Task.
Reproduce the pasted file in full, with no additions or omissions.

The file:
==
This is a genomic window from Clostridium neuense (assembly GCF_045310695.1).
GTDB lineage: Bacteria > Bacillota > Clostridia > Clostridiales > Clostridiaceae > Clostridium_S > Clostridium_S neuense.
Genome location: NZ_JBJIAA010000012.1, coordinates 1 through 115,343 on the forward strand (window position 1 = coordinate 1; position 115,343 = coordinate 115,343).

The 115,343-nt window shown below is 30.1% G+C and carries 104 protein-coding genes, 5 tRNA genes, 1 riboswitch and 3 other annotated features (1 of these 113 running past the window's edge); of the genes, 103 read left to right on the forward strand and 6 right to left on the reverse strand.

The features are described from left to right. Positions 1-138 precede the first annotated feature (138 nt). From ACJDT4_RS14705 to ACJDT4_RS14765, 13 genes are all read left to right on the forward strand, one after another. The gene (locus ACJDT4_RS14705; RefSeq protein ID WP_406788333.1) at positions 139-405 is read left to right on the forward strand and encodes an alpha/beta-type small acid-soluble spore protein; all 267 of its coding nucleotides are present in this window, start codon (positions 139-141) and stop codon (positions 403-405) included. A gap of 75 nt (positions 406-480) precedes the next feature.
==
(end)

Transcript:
This is a genomic window from Clostridium neuense (assembly GCF_045310695.1).
GTDB lineage: Bacteria > Bacillota > Clostridia > Clostridiales > Clostridiaceae > Clostridium_S > Clostridium_S neuense.
Genome location: NZ_JBJIAA010000012.1, coordinates 1 through 115,343 on the forward strand (window position 1 = coordinate 1; position 115,343 = coordinate 115,343).

The 115,343-nt window shown below is 30.1% G+C and carries 104 protein-coding genes, 5 tRNA genes, 1 riboswitch and 3 other annotated features (1 of these 113 running past the window's edge); of the genes, 103 read left to right on the forward strand and 6 right to left on the reverse strand.

The features are described from left to right. Positions 1-138 precede the first annotated feature (138 nt). From ACJDT4_RS14705 to ACJDT4_RS14765, 13 genes are all read left to right on the forward strand, one after another. The gene (locus ACJDT4_RS14705; RefSeq protein ID WP_406788333.1) at positions 139-405 is read left to right on the forward strand and encodes an alpha/beta-type small acid-soluble spore protein; all 267 of its coding nucleotides are present in this window, start codon (positions 139-141) and stop codon (positions 403-405) included. A gap of 75 nt (positions 406-480) precedes the next feature.